Three tournaments into her rookie season on the LPGA Tour, Patty Tavatanakit was disappointed by cancellations brought on by the spread of the new coronavirus. She had been given exemptions on the Asia swing to play before a home crowd at the Honda LPGA Thailand, and in the HSBC Women’s Championship in Singapore. They were among three LPGA Tour events called off because of COVID-19.
South Korea's Inbee Park is the defending champion among women. - GETTY IMAGES
That turned out to be only the start of a wait without knowing when she could play again.
The LPGA Tour’s last event ended February 16 in Australia (February 14 for Tavatanakit, who missed the cut). The next tournament on the schedule, for now, is May 14 in Florida. “It’s not ideal not playing,” Tavatanakit said Tuesday from Florida.
“I don’t know how many events we’re going to play this year. But whatever it is, we all have to take it from there. If there’s 10 tournaments, then there’s 10 tournaments.” She at least has full status from having finished No. 2 on the Symetra Tour money list last year, meaning she should get in just about every event but the majors. The 21-year-old UCLA alumna is using last summer to calm any concerns about how much she has to do in a shorter time.
Tavatanakit won consecutive tournaments and had an outside shot at the money title in just 11 events.
“If I have the opportunity in hand, I have a good chance of keeping my card this year,” she said. “I’m just worried about when we’re getting out of this break.”
Her best move was leaving California for Florida, where she has been practising with her boyfriend at Isleworth. “I can’t imagine how hard it is to be in LA right now,” she said.
Even so, the words of Rory McIlroy when he left The Players Championship rang true. McIlroy wondered that day what it would be like to practise without knowing when he was going to play again. “I actually was thinking about. I was putting for 20 minutes and it was like, ‘What am I practising for?’” she said.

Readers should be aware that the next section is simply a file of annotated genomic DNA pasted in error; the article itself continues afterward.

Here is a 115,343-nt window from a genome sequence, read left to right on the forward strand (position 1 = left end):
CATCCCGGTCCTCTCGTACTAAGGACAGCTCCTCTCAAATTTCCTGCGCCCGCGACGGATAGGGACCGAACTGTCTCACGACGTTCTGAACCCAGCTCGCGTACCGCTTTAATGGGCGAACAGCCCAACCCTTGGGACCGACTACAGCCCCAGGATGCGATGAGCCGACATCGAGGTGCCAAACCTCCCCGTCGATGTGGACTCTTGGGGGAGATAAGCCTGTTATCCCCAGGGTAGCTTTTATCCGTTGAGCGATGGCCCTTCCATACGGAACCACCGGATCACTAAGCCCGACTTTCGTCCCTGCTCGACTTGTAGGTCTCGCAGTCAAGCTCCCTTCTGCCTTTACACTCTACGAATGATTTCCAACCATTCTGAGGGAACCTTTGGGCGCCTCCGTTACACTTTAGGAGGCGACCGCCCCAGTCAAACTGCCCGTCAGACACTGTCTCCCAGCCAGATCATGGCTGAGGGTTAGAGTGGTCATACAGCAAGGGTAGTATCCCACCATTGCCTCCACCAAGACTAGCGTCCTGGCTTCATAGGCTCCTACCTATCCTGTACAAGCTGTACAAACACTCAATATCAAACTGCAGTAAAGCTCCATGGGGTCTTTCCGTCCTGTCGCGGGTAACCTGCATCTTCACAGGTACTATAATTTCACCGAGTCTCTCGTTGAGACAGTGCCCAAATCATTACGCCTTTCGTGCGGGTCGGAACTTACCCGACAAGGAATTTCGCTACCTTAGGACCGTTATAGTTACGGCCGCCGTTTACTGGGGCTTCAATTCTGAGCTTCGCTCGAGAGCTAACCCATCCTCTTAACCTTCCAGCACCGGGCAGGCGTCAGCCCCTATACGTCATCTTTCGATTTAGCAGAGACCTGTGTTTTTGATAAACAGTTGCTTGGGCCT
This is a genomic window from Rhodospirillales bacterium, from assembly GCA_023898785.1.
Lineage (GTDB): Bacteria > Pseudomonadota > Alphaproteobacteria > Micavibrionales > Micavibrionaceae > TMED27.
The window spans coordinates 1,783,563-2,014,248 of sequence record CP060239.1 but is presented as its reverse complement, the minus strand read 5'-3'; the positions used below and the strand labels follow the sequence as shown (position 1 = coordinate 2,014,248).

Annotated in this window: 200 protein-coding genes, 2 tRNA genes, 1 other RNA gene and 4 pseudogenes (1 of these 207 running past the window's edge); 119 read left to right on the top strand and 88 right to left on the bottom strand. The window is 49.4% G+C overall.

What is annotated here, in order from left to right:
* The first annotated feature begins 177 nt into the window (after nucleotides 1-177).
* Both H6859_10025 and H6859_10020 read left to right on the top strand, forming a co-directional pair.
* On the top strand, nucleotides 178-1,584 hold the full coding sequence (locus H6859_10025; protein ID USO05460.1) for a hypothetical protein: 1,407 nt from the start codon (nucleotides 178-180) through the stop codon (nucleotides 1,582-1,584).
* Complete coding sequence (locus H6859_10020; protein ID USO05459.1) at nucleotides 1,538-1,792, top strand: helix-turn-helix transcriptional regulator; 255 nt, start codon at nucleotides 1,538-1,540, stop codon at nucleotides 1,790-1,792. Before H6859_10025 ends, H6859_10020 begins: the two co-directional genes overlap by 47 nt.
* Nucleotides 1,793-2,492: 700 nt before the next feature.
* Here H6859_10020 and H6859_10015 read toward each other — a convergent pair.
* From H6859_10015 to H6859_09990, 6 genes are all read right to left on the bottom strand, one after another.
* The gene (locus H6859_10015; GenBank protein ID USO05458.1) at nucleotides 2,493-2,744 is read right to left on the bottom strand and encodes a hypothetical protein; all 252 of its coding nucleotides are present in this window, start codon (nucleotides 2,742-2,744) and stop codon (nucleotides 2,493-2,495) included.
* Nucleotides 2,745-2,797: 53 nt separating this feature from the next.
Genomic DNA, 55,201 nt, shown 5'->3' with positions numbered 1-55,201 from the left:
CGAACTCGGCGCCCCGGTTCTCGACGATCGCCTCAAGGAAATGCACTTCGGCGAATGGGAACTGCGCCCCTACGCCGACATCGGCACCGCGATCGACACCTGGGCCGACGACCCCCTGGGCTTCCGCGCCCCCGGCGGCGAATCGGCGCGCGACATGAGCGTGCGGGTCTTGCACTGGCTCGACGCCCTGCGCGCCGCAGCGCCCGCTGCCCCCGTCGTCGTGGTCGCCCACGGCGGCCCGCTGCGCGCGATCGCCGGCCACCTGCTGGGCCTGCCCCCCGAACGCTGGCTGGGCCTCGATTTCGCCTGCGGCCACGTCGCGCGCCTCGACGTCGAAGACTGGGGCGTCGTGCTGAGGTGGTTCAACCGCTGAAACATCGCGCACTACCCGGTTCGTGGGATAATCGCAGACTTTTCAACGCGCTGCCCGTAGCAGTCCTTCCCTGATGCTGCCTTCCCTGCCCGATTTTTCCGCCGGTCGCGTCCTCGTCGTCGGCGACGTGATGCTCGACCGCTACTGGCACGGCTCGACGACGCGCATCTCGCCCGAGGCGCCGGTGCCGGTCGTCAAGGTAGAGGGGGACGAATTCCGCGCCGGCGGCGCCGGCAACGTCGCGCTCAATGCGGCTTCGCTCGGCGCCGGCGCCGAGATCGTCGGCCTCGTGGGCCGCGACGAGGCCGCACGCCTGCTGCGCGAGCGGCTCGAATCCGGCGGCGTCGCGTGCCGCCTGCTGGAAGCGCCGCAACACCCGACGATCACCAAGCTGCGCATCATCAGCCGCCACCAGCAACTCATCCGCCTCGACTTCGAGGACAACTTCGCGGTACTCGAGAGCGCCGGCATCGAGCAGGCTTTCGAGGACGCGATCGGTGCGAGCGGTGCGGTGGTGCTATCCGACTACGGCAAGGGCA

“You just have to be solid about your goals and have a picture of what kind of golfer you want to be, pushing forward and working hard. And I have a clear image of that. I’m a rookie. I’m trying to get up there. I have a lot to work on.”
Tavakanakit at least has high status for a rookie. Jiwon Jeon, who played at Alabama, is lower down the list, having earned a card through the Q-Series. She has played one tournament, the Vic Open, where she opened with a pair of 69s and shot 86 to miss the 54-hole cut.
Jeon was in Los Angeles working with swing coach Ted Oh and preparing for the Founders Cup in Arizona when the LPGA Tour shut down. “It is very frustrating that I was only able to play one tournament so far, but I respect the decisions of the LPGA postponing the few events for our health and safety,” Jeon said in an email.
She has since returned home to South Korea and is practising, preferably outdoors. “Due to new government regulations for COVID-19 pertaining to using indoor facilities (having to get temperature checked to enter and using the gym, etc.), I am trying to avoid indoor facilities and try to spend time outdoors playing golf,” she wrote. “If I have to be indoor, I wear masks.”